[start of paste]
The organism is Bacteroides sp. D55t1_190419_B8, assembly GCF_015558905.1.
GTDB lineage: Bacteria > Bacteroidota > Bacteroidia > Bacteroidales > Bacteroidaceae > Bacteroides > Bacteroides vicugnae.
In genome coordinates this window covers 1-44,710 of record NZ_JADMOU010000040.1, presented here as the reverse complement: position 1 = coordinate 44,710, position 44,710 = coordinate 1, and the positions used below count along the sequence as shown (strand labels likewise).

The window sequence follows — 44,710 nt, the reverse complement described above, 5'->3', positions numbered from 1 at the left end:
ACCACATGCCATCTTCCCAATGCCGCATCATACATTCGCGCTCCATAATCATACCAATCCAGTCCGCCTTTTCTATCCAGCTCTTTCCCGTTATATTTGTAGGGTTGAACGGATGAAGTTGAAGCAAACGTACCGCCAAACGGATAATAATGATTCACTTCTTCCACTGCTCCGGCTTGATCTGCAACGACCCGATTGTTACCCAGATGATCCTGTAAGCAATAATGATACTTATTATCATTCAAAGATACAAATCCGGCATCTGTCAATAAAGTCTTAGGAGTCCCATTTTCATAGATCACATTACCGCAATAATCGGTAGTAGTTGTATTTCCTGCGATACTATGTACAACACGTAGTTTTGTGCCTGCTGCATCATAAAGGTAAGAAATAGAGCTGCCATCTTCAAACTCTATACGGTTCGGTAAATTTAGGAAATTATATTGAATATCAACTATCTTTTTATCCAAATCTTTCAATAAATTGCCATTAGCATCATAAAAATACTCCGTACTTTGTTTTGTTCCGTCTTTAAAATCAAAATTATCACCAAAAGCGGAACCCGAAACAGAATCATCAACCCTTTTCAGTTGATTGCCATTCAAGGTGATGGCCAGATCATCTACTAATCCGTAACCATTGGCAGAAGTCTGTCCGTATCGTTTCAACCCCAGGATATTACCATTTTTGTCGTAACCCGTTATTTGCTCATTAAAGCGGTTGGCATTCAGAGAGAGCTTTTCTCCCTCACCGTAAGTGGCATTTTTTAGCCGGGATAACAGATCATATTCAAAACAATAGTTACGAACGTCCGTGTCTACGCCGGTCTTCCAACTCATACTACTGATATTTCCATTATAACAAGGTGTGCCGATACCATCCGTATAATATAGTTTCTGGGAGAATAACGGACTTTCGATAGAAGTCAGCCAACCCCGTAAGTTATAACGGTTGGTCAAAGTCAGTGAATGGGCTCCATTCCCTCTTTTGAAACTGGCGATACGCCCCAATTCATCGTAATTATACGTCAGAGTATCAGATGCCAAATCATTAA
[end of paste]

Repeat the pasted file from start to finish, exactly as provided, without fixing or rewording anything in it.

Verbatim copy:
The organism is Bacteroides sp. D55t1_190419_B8, assembly GCF_015558905.1.
GTDB lineage: Bacteria > Bacteroidota > Bacteroidia > Bacteroidales > Bacteroidaceae > Bacteroides > Bacteroides vicugnae.
In genome coordinates this window covers 1-44,710 of record NZ_JADMOU010000040.1, presented here as the reverse complement: position 1 = coordinate 44,710, position 44,710 = coordinate 1, and the positions used below count along the sequence as shown (strand labels likewise).

The window sequence follows — 44,710 nt, the reverse complement described above, 5'->3', positions numbered from 1 at the left end:
ACCACATGCCATCTTCCCAATGCCGCATCATACATTCGCGCTCCATAATCATACCAATCCAGTCCGCCTTTTCTATCCAGCTCTTTCCCGTTATATTTGTAGGGTTGAACGGATGAAGTTGAAGCAAACGTACCGCCAAACGGATAATAATGATTCACTTCTTCCACTGCTCCGGCTTGATCTGCAACGACCCGATTGTTACCCAGATGATCCTGTAAGCAATAATGATACTTATTATCATTCAAAGATACAAATCCGGCATCTGTCAATAAAGTCTTAGGAGTCCCATTTTCATAGATCACATTACCGCAATAATCGGTAGTAGTTGTATTTCCTGCGATACTATGTACAACACGTAGTTTTGTGCCTGCTGCATCATAAAGGTAAGAAATAGAGCTGCCATCTTCAAACTCTATACGGTTCGGTAAATTTAGGAAATTATATTGAATATCAACTATCTTTTTATCCAAATCTTTCAATAAATTGCCATTAGCATCATAAAAATACTCCGTACTTTGTTTTGTTCCGTCTTTAAAATCAAAATTATCACCAAAAGCGGAACCCGAAACAGAATCATCAACCCTTTTCAGTTGATTGCCATTCAAGGTGATGGCCAGATCATCTACTAATCCGTAACCATTGGCAGAAGTCTGTCCGTATCGTTTCAACCCCAGGATATTACCATTTTTGTCGTAACCCGTTATTTGCTCATTAAAGCGGTTGGCATTCAGAGAGAGCTTTTCTCCCTCACCGTAAGTGGCATTTTTTAGCCGGGATAACAGATCATATTCAAAACAATAGTTACGAACGTCCGTGTCTACGCCGGTCTTCCAACTCATACTACTGATATTTCCATTATAACAAGGTGTGCCGATACCATCCGTATAATATAGTTTCTGGGAGAATAACGGACTTTCGATAGAAGTCAGCCAACCCCGTAAGTTATAACGGTTGGTCAAAGTCAGTGAATGGGCTCCATTCCCTCTTTTGAAACTGGCGATACGCCCCAATTCATCGTAATTATACGTCAGAGTATCAGATGCCAAATCATTAA